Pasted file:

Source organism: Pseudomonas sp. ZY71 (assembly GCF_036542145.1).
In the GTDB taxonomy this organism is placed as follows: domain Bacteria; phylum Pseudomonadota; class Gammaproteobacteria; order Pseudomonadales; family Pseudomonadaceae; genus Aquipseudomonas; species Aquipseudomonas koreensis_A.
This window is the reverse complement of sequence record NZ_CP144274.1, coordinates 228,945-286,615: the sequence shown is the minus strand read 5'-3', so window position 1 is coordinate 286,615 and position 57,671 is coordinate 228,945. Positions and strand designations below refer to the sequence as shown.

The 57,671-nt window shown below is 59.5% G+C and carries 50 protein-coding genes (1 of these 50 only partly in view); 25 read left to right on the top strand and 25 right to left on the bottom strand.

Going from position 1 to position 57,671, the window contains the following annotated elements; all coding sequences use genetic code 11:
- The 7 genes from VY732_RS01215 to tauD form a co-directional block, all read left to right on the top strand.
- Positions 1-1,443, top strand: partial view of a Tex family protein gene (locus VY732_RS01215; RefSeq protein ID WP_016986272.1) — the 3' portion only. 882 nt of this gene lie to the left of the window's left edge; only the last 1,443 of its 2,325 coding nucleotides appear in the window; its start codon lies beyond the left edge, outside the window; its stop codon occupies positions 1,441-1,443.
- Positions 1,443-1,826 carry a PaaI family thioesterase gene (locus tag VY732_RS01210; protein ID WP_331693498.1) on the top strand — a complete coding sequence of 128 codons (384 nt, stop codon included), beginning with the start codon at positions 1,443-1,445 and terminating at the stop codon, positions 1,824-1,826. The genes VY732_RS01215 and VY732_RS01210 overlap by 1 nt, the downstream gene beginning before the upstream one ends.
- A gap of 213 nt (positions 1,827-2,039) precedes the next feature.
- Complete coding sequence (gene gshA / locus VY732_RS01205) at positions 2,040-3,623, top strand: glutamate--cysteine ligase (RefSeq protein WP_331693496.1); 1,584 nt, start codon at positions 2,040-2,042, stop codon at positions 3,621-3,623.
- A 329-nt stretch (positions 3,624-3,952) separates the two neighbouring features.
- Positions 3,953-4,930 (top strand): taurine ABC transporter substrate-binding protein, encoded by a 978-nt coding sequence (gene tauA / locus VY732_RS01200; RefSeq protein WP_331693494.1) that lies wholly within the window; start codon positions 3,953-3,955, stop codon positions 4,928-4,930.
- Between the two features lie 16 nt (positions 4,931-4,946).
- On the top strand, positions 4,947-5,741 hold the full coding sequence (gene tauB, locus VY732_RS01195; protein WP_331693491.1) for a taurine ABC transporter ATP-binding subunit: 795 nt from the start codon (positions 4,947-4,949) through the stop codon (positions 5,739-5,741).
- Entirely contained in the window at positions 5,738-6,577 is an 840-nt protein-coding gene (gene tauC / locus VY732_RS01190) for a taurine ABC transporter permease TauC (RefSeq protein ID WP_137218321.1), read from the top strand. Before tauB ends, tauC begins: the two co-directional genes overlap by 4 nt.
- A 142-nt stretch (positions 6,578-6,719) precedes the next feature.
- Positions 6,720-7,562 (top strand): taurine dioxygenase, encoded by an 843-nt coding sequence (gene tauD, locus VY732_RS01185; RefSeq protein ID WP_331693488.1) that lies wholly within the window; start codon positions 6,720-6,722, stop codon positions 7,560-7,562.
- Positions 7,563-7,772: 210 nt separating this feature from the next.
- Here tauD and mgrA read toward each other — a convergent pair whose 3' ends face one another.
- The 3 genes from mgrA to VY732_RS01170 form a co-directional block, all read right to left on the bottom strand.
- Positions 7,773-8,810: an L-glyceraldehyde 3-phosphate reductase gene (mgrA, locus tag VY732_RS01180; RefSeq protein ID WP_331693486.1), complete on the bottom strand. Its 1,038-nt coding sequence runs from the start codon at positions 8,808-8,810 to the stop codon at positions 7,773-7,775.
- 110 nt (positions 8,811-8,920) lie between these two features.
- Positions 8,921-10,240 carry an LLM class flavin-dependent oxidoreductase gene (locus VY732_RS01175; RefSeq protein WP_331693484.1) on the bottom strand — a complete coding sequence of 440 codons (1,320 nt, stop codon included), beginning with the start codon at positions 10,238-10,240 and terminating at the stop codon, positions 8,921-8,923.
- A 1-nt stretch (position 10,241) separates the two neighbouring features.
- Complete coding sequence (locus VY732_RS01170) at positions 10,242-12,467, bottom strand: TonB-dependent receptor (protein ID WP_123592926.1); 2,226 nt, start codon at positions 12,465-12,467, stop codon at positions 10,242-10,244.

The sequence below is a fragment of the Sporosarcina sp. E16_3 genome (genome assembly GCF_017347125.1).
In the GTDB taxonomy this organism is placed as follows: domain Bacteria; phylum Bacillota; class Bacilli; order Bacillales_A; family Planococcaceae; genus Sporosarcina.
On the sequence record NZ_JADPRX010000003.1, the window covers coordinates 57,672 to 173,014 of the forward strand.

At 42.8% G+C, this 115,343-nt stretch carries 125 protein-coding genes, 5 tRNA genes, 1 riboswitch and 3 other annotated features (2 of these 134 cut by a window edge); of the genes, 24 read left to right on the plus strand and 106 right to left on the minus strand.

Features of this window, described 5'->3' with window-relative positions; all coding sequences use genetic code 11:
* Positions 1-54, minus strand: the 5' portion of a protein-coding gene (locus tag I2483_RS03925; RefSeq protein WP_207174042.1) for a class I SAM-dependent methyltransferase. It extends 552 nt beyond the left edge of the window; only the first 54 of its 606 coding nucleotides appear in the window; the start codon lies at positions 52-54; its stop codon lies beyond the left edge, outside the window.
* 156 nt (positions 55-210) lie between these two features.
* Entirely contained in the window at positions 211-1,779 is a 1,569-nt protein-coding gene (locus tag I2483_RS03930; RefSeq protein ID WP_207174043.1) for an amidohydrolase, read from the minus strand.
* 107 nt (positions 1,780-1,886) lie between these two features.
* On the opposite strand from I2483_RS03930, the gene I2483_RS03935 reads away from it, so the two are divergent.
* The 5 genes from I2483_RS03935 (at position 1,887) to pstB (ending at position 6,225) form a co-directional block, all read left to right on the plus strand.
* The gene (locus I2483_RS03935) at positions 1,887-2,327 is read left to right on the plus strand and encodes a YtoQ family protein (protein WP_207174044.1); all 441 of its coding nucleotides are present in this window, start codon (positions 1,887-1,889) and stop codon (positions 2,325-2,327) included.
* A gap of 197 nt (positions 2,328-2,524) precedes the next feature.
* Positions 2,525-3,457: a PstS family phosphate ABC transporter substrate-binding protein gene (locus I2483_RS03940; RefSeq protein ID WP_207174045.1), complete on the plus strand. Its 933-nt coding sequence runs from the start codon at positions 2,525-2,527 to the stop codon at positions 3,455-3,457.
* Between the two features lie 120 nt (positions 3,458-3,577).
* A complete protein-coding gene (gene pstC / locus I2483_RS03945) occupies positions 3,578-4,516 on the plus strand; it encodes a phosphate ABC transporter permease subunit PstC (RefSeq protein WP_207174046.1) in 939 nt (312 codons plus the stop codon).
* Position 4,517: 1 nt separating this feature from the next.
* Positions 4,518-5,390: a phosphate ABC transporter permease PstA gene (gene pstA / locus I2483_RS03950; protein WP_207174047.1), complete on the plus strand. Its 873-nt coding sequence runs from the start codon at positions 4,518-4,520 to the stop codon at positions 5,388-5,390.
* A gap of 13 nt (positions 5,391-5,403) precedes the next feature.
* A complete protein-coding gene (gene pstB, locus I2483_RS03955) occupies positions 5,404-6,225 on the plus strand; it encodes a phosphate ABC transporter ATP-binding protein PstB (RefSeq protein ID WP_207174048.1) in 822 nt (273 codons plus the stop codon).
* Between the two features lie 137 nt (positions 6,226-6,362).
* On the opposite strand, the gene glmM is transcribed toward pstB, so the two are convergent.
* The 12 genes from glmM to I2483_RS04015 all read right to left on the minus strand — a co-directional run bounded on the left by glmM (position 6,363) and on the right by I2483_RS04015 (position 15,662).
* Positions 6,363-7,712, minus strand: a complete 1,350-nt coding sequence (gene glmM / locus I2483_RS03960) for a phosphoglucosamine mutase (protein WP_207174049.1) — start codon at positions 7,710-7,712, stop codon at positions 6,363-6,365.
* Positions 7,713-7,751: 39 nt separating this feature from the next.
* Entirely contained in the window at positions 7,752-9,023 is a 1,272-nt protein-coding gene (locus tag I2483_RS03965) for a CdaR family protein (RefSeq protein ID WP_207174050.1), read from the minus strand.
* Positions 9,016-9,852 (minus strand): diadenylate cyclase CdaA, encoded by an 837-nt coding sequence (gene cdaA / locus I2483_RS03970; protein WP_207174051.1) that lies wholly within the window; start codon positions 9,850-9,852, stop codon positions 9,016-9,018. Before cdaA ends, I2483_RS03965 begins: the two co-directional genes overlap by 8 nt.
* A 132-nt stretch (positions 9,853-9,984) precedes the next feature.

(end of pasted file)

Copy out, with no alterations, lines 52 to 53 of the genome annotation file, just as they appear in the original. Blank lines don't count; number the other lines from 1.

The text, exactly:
* Positions 9,016-9,852 (minus strand): diadenylate cyclase CdaA, encoded by an 837-nt coding sequence (gene cdaA / locus I2483_RS03970; protein WP_207174051.1) that lies wholly within the window; start codon positions 9,850-9,852, stop codon positions 9,016-9,018. Before cdaA ends, I2483_RS03965 begins: the two co-directional genes overlap by 8 nt.
* A 132-nt stretch (positions 9,853-9,984) precedes the next feature.